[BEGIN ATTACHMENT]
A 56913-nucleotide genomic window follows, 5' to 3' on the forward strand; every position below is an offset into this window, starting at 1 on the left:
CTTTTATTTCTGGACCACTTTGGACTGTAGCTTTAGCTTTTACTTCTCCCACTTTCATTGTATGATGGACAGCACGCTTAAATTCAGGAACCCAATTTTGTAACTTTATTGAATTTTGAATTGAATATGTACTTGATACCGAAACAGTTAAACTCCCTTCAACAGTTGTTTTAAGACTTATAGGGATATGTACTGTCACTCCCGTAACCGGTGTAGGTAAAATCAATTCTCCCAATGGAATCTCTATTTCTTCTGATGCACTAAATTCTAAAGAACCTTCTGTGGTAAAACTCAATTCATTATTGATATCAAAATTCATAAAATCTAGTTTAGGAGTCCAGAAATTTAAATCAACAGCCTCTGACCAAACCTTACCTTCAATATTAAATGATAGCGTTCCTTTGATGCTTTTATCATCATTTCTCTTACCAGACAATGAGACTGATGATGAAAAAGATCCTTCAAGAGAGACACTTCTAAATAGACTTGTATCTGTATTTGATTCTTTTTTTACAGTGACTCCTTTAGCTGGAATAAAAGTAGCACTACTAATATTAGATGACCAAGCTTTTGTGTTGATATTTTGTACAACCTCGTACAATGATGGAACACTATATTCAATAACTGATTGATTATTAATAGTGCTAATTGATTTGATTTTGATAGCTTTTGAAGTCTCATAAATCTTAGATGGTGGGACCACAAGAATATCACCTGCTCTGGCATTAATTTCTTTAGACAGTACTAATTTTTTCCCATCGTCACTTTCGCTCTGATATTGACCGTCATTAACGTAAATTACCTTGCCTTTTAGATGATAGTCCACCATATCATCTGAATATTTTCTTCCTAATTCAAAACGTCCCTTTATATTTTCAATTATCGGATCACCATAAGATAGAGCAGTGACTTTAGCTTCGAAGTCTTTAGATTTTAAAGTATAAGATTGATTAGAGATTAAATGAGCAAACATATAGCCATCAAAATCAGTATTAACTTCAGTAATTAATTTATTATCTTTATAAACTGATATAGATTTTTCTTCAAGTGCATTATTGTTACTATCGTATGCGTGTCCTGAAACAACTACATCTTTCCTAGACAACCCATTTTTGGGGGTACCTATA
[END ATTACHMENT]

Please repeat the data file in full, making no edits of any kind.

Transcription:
A 56913-nucleotide genomic window follows, 5' to 3' on the forward strand; every position below is an offset into this window, starting at 1 on the left:
CTTTTATTTCTGGACCACTTTGGACTGTAGCTTTAGCTTTTACTTCTCCCACTTTCATTGTATGATGGACAGCACGCTTAAATTCAGGAACCCAATTTTGTAACTTTATTGAATTTTGAATTGAATATGTACTTGATACCGAAACAGTTAAACTCCCTTCAACAGTTGTTTTAAGACTTATAGGGATATGTACTGTCACTCCCGTAACCGGTGTAGGTAAAATCAATTCTCCCAATGGAATCTCTATTTCTTCTGATGCACTAAATTCTAAAGAACCTTCTGTGGTAAAACTCAATTCATTATTGATATCAAAATTCATAAAATCTAGTTTAGGAGTCCAGAAATTTAAATCAACAGCCTCTGACCAAACCTTACCTTCAATATTAAATGATAGCGTTCCTTTGATGCTTTTATCATCATTTCTCTTACCAGACAATGAGACTGATGATGAAAAAGATCCTTCAAGAGAGACACTTCTAAATAGACTTGTATCTGTATTTGATTCTTTTTTTACAGTGACTCCTTTAGCTGGAATAAAAGTAGCACTACTAATATTAGATGACCAAGCTTTTGTGTTGATATTTTGTACAACCTCGTACAATGATGGAACACTATATTCAATAACTGATTGATTATTAATAGTGCTAATTGATTTGATTTTGATAGCTTTTGAAGTCTCATAAATCTTAGATGGTGGGACCACAAGAATATCACCTGCTCTGGCATTAATTTCTTTAGACAGTACTAATTTTTTCCCATCGTCACTTTCGCTCTGATATTGACCGTCATTAACGTAAATTACCTTGCCTTTTAGATGATAGTCCACCATATCATCTGAATATTTTCTTCCTAATTCAAAACGTCCCTTTATATTTTCAATTATCGGATCACCATAAGATAGAGCAGTGACTTTAGCTTCGAAGTCTTTAGATTTTAAAGTATAAGATTGATTAGAGATTAAATGAGCAAACATATAGCCATCAAAATCAGTATTAACTTCAGTAATTAATTTATTATCTTTATAAACTGATATAGATTTTTCTTCAAGTGCATTATTGTTACTATCGTATGCGTGTCCTGAAACAACTACATCTTTCCTAGACAACCCATTTTTGGGGGTACCTATA